Former Crew Chief and Crew Member Robin Pemberton Attests to Importance of Crew Members
Martinsville, Va. (Oct. 20, 2010) — The 2010 TUMS Fast Relief 500 at Martinsville Speedway on Oct. 24 will celebrate the sports dedicated road warriors and pit crew members. For the first time in NASCAR history, TUMS® has designated all crew members as the Grand Marshals for the 500-lap event.
“NASCAR crew members are for all intents and purposes, the unsung heroes of our sport,” said Robin Pemberton, vice president of competition for NASCAR. “The passion, effort and professionalism that they exhibit week in and week out are truly extraordinary. As a former crew member and crew chief, I can attest first hand just how vital this group is to the overall success of the race team.”
Each team pre-selected the crew member that represents and embodies the team spirit to give the command “Gentlemen, Start Your Engines.” The final set of grand marshals, listed in no particular order, is outlined below and highlights the invaluable role they play within the team environment and their passion for racing.
- LEE DODSON – No. 09 Phoenix Racing Chevrolet
Dodson began going to short-track races around his Courtland, Va. home when he was only three years old. His dad and uncles raced, and a decade later, Dodson helped turn wrenches on Mini-stocks, Late Models and Hooters Pro Cup cars. After completing high school, he graduated from the Bobby Isaac Motorsports program at Catawba Valley Community College in Hickory, N.C., and began his Sprint Cup career as a general mechanic with Wood Brothers Racing in 2005. He joined his present team, Phoenix Racing, in March of 2010.
“It’s very cool to be working in Sprint Cup,” Dodson says. “With our team, we don’t have a designated driver, so I get to work with several and I enjoy that. Since we are so short staffed, I get to learn more which is a good thing. I love setting up cars and working with suspensions. That’s what I like the most.”
- ERIC GROEN – No. 20 Joe Gibbs Racing Toyota
A native of Sioux Center, Iowa, Groen raced go-karts as a child while following NASCAR through newspapers, radio and TV. After high school, he chose a college that would allow him to be closer to NASCAR in hopes of working for a team. Groen graduated from Winthrop University in Rock Hill, S.C., with a degree in business and in 2004 found an opportunity to work as a general mechanic and tire carrier with the former Petty Enterprises. Groen did the same for Red Bull Racing before his present role as sponsor manager with Joey Logano and the Joe Gibbs Racing’s No. 20 Home Depot team. He is a liaison between team and sponsor during the week and works as a rear tire carrier for Kyle Busch during Nationwide races and does the same for Logano on Sprint Cup race day. �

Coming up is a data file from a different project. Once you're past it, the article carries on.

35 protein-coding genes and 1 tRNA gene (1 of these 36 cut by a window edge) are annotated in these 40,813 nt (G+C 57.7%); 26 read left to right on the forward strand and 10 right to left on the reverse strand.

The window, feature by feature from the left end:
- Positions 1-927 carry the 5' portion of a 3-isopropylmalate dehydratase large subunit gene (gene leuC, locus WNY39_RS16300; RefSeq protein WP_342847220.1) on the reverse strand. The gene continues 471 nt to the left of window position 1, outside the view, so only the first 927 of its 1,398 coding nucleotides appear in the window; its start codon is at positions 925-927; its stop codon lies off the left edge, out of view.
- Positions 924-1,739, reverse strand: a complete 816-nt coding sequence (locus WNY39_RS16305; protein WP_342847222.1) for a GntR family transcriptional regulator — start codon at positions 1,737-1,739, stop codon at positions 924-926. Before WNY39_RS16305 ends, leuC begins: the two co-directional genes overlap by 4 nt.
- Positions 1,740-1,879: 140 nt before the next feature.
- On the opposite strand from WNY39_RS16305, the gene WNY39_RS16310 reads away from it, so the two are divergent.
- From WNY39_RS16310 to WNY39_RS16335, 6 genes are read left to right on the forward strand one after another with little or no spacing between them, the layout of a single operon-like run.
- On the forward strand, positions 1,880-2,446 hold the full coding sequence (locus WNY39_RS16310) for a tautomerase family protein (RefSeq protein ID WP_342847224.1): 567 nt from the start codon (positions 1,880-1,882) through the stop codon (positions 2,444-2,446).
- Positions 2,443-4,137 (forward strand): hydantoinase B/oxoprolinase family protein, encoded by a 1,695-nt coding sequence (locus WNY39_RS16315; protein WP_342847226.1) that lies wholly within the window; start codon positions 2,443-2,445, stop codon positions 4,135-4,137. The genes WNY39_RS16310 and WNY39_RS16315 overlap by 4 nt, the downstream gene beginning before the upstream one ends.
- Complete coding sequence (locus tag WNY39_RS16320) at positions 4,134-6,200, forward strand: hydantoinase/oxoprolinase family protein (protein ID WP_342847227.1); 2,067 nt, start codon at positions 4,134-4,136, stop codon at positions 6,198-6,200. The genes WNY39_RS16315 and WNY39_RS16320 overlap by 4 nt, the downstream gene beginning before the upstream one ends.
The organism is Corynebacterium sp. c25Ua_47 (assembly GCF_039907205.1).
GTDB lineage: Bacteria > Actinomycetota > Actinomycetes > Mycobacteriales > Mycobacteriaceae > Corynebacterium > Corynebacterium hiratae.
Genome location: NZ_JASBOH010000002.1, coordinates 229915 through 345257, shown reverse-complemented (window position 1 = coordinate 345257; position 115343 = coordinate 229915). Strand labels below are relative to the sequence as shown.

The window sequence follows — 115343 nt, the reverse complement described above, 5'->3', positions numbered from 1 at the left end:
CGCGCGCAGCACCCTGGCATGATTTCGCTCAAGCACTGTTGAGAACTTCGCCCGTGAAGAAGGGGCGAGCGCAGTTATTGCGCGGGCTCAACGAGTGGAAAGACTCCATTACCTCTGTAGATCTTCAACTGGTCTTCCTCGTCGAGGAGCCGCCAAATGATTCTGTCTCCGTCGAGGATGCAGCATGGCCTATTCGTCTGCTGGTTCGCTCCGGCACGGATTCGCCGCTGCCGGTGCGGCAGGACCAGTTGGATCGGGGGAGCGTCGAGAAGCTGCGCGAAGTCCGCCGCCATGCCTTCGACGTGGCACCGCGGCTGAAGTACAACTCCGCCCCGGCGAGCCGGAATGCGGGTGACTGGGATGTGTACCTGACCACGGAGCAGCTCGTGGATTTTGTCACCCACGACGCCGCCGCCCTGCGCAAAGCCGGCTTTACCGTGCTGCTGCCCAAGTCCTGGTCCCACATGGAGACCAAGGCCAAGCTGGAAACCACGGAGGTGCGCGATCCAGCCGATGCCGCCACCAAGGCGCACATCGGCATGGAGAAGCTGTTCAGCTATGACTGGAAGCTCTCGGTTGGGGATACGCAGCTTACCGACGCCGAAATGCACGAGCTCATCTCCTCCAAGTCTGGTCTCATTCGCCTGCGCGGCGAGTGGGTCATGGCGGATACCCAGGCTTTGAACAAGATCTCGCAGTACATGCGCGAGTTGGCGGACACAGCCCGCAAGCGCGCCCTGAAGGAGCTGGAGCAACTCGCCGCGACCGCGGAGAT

“My background is on the mechanical side of things, so that’s a little more natural for me, but when I went to Gibbs, they had a position open on the office side,” Groen says. “My roles with the team are diverse. I enjoy doing both very much. Joe and J.D. Gibbs are upstanding guys and the leadership at Joe Gibbs Racing is the best I’ve seen in my career.”
- JONATHAN SALMONS – No. 38 Front Row Racing Ford
A native of Bassett, Va., Salmons moved from working as a mechanic at a local car dealership in 2004 to turning wrenches on Late Model stock cars with some hometown friends. A year later, he joined Craftsman Truck Series driver and team owner Bobby Dotter and moved on to Roush-Yates Engines in 2006. His first Sprint Cup opportunity came in 2010 with Front Row Racing and driver David Gilliland. The graduate of Patrick Henry Community College in Martinsville, Va., presently tunes engines for the team and loves every minute of it.
“In Sprint Cup, you’re at the top level as far as NASCAR goes,” Salmons says. “You’re the best of the best and that means a lot. I started at the very bottom you might say, working on race cars and engines and have been able to work my way to the top. It’s an honor to be a part of NASCAR and a crew member in Sprint Cup.”
- JEREMY DYER – No. 99 Roush-Fenway Racing Ford
Saturday nights for Dyer always meant going to watch his family race around local short tracks in his native state of California. Throughout his life, he watched his grandfather, father and uncle, Camping World Truck Series champion Ron Hornaday, work on and race the cars that sat in the family race shop. Over the years, Dyer followed the racing path and like his famous uncle, moved to the east coast to follow his passion as a NASCAR crewman. He steadily progressed through each of NASCAR’s premier divisions and now sets up race car chassis during the week and carries front tires for Carl Edwards’ No. 99 Roush-Fenway Racing Fords.
“There have been plenty of opportunities to learn in Camping World Trucks, Nationwide and Sprint Cup over the years,” Dyer says. “It’s really special to be able to turn a hobby into something where you can compete against your peers and have the ability to be considered one of the best in the world at what you do. That’s pretty awesome.”
The TUMS Fast Relief 500 at Martinsville Speedway is the sixth of 10 races that will determine the 2010 NASCAR Sprint Cup Series champion. Tickets to the TUMS Fast Relief 500 now are on sale. For more information, call 877.722.3849 or visit www.martinsvillespeedway.com.
For more information on TUMS, visit www.TUMS.com.
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